[Gen-art] Genart last call review of draft-ietf-rift-applicability-03

Linda Dunbar via Datatracker <noreply@ietf.org> Tue, 15 December 2020 00:03 UTC

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Subject: [Gen-art] Genart last call review of draft-ietf-rift-applicability-03
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Reviewer: Linda Dunbar
Review result: Not Ready

I am the assigned Gen-ART reviewer for this draft. The General Area
Review Team (Gen-ART) reviews all IETF documents being processed
by the IESG for the IETF Chair.  Please treat these comments just
like any other last call comments.

For more information, please see the FAQ at

<https://trac.ietf.org/trac/gen/wiki/GenArtfaq>.

Document: draft-ietf-rift-applicability-3
Reviewer: Linda Dunbar
Review Date: 2020-12-14
IETF LC End Date: None
IESG Telechat date: Not scheduled for a telechat

Summary:

This document claims to describe the properties and the applicability of RIFT
in different deployment scenarios and highlight the operational simplicity of
RIFT.

But I find the description is not complete.  For example, I can't find any
sections describing "the consideration when RIFT is used with or without
overlays", nor can I find how RIFT is operationally simpler than Link State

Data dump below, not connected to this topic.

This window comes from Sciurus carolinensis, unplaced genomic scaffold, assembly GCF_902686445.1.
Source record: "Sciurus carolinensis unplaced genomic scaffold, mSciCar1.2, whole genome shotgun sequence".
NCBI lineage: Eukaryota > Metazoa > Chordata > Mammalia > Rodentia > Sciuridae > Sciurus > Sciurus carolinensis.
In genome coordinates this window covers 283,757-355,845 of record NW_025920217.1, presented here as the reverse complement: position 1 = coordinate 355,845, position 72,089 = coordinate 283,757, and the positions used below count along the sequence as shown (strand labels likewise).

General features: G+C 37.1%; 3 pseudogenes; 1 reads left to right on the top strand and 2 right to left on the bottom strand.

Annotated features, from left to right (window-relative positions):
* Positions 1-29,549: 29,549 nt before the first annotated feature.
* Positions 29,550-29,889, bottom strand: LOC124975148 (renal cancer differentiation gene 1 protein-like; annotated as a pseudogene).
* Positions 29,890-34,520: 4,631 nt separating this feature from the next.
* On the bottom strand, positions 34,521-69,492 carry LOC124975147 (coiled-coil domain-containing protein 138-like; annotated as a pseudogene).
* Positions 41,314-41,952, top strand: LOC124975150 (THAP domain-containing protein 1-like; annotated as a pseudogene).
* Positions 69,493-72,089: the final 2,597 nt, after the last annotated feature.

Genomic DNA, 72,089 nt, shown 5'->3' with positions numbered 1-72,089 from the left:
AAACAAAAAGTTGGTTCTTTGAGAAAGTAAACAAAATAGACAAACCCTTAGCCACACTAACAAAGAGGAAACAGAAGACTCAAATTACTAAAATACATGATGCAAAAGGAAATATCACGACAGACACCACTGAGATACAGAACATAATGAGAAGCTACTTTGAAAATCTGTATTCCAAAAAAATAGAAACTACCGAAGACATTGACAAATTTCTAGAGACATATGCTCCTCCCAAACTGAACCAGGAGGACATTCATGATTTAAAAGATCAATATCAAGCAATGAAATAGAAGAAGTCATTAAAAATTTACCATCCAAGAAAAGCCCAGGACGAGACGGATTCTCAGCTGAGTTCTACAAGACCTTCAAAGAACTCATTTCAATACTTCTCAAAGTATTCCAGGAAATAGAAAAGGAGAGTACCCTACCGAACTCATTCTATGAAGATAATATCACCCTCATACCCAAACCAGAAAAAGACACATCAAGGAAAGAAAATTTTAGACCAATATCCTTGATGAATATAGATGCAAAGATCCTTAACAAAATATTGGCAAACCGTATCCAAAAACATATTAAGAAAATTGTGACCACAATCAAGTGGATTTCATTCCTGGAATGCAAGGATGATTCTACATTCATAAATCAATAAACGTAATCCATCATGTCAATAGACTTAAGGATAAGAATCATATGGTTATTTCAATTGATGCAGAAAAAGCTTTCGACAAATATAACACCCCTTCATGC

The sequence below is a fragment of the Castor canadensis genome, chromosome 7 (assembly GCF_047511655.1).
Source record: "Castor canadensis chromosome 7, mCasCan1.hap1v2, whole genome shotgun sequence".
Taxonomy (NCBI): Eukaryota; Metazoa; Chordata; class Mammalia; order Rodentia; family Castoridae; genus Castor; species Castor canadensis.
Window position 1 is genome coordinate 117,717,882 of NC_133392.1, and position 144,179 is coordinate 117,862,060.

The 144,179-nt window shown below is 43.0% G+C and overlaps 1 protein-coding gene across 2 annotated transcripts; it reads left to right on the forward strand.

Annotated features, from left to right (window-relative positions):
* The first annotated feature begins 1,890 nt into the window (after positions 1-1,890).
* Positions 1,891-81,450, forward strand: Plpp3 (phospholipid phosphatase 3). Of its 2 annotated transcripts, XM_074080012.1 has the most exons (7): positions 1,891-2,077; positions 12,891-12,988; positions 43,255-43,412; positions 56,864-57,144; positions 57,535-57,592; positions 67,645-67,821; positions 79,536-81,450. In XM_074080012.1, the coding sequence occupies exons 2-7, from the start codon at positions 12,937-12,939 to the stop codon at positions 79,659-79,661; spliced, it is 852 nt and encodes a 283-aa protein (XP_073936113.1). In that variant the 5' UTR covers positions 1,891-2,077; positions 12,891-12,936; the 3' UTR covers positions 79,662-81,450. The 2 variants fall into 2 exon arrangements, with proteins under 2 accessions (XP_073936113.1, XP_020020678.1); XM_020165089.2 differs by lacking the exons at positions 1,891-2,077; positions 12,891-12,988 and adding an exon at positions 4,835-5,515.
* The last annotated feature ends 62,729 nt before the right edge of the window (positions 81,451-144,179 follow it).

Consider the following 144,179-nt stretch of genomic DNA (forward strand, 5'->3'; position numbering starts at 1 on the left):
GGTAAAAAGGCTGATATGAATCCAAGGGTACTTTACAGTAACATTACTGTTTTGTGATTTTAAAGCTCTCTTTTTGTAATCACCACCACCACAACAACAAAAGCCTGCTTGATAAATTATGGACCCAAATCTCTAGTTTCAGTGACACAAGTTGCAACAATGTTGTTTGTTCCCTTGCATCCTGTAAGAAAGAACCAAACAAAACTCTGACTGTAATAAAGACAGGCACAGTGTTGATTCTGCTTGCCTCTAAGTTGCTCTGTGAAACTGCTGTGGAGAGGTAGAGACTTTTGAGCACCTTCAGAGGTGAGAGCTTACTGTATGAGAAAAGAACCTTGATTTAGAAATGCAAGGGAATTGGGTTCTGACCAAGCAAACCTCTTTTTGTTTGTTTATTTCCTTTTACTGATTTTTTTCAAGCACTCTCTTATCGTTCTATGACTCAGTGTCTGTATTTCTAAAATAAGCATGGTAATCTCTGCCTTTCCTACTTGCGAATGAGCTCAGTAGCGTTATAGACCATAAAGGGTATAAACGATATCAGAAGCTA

protocol.

Major issues:

Section 3.1  Overview of RIFT listed many benefits of RIFT, but doesn't have
any description how those benefits are realized by RIFT. Strongly suggest to
have a reference to each of the benefits described in the Section 3.1.

There is one statement saying that RIFT uses Link State for the north direction
and Distance Vector for the south direction, therefore, RIFT has the benefits
of both. But the document doesn't have any description on why RIFT didn't
inherent the disadvantages of both.

Minor issues:
The document uses many acronyms that don't have reference nor definitions:

Section 3.2.1
-  What do "PoD" and "multi-plane" mean?
- What do  N-SPF and S-SPF stand for?

Section 3.3.1:
What does it mean by saying "application in underlay of data center IP
fabrics"?  Do you mean "applications connected by Clos architecture in DC "?

Section 3.3.3 Last sentence: "Moreover, due the limited size of forwarding
tables ..."

How do the active elements of building cabling related to  the "limited sizes
of forwarding tables"?

Section 3.3.4:  First sentence:  "It is common ... to use fabrics when crossbar
is not feasible" Do you mean "Clos Fabrics"?

Section 4:
what does "minimum blast radius" mean?
What aspects of "extensive Zero Touch Provisioning" achieved by RIFT that can't
be achieved by Link State protocols?

"RIFT negotiates automatically BFD per link".
RIFT uses Link State for North Bound, does it inherit all the properties from
Link State (OSPF or  IS/IS)?  There is no description on how RIFT can automate
BFD better than OSPF or IS/IS.

 "RIFT reduces FIB size towards the bottom of the IP fabric". Do you mean RIFT
 reduces FIB size for leaf nodes?

Page 13: "without disaggregation mechanism, when linkSL6 fails, ..."
When Link State protocol is used , if LinkSL6 fails, packets towards prefix 122
should go through LinkSL5-> LinkSL7->LinkSL8.   How does it go through
linkSL5->LinkT3?

Page 16:
"the RIFT control protocol can discover the physical links and detect cabling
that violates fat-tree". Is it by configuration on the Leaf nodes?

Page 25:
What is "LIEs"? what is "TIEs"?

Page 26:
What is "PGP reference"?

Nits/editorial comments:

Cheers,
Linda Dunbar